How a really good story was told using just an iPhone

Rob Finighan (@robfinighan), a British freelance TV producer and director, was in Nigeria with the African Story Project, a Gates Foundation-funded initiative to improve journalism in Africa. He was teaching and he sent the students out on an assignment. And he decided to do a little shooting on his own — using only his iPhone. The product below says a lot about the state of the iPhone as a reporting device.

The Q&A I did with him over the weekend says a bit more. Rob, by the way, is anything but an amateur videographer; he’s a former BBC staffer and regularly teaches at Al Jazeera. Here’s the video (it’s only 1:16 and worth every second) and Rob’s gracious answers to my questions are down below.




Q: First, how did you find yourself there?

I was in Nigeria for the second round of a journalism competition called The African Story Challenge.  Funded by the Gates Foundation, it aims to increase the amount, and improve the quality of serious journalism in Africa. This was a week long boot camp for the 22 finalists.  I was there to give them some basic advice on shooting video but they also had lectures in data journalism, safety and interviewing techniques. The trip to the floating slum was a field exercise mainly for the print journalists, so I was really there as a ‘tourist’ at that point.

Q: What app did you use for camera work? Editing?

I have an iphone 5S and I just opened the inbuilt camera,switched from ‘photo’ to ‘video’ and began filming.  I edited it on Final Cut ProX on my Macbook Pro 13″  though I have now downloaded imovie onto the phone to see if I can master that.

Q: Did you notice any limitations shooting with the inbuilt camera and software? Anything that surprised you?

With my big camera, I like to mess around with the depth of field and get some nice textures by manipulating the focus – I’m assuming that’s impossible on the iphone. If I had wanted to interview someone I’d have been in trouble because the microphone would be facing me holding the camera rather than the person I was trying to film. It seemed to deal with the harsh African sunlight and contrasting light situations very well.

Q: You’re a TV director. Did you go in thinking ‘I’m going to shoot and cut for an audience,’ or was it more spontaneous?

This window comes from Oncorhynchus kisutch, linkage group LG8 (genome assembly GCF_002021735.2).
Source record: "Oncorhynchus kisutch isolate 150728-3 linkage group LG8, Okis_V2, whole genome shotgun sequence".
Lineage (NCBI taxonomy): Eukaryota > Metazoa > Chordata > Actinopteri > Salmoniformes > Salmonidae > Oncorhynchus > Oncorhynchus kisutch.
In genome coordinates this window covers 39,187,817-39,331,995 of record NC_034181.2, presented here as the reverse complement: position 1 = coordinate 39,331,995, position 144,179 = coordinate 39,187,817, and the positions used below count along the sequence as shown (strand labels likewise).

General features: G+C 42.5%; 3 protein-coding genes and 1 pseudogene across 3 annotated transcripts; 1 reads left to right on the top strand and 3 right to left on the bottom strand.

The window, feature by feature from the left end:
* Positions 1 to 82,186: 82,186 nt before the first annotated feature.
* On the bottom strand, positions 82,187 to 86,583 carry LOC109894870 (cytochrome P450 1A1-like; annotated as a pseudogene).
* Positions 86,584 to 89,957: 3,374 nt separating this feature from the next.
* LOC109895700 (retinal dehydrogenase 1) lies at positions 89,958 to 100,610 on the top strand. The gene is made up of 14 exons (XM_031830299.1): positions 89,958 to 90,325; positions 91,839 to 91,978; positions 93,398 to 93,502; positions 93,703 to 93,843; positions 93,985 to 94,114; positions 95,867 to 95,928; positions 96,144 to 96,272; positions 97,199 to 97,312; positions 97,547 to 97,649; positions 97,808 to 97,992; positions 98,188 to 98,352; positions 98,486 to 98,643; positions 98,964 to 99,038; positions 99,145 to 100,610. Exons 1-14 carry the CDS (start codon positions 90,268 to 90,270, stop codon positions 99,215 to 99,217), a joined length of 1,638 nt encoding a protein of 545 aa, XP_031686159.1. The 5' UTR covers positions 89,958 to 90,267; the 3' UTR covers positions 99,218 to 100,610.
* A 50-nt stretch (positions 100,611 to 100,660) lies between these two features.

I was shooting it for my kids I suppose, and maybe Facebook for my friends.  It was very spontaneous, in fact I had very little battery left on the phone and I knew it before I left the hotel so that shows I had no intention of shooting that afternoon.  As a film maker, I very rarely feel like filming when I don’t have to (we have very few photos of family holidays!) but this place was so striking and atmospheric I decided I needed to do something.

Q: Did you have shots in mind when you started?

The first shots I did were the ‘tracking shots’ in the boat looking sideways.  The movement of the boat was a gift to a cameraman.  Can you imagine the amount of gear and people you would need to get that sort of smooth track on land? It was the success of those shots that spurred me on to do the rest – I got really angry with myself for not recharging my phone before I left because I knew my time was limited.   The ‘piece to camera’ was an experiment.  Like a lot of people in TV, I fancy myself as a bit of a star (my brother is a news anchor for Al Jazeera and I’m very jealous!), but also I noticed on my iphone, which I haven’t had for very long, that you could film yourself by flipping to a camera on the front.  I was messing about really. There is one shot that is not mine by the way – did anyone spot it? (It’s the shot of the boy waving – done on a Sony stills camera by one of the finalists – different ratio, poorer quality but I stole it anyway!

 Q: You said you were limited due to battery issues. Did that mean you just shot shorter clips or were you more selective in what you filmed (essentially doing in-camera editing)?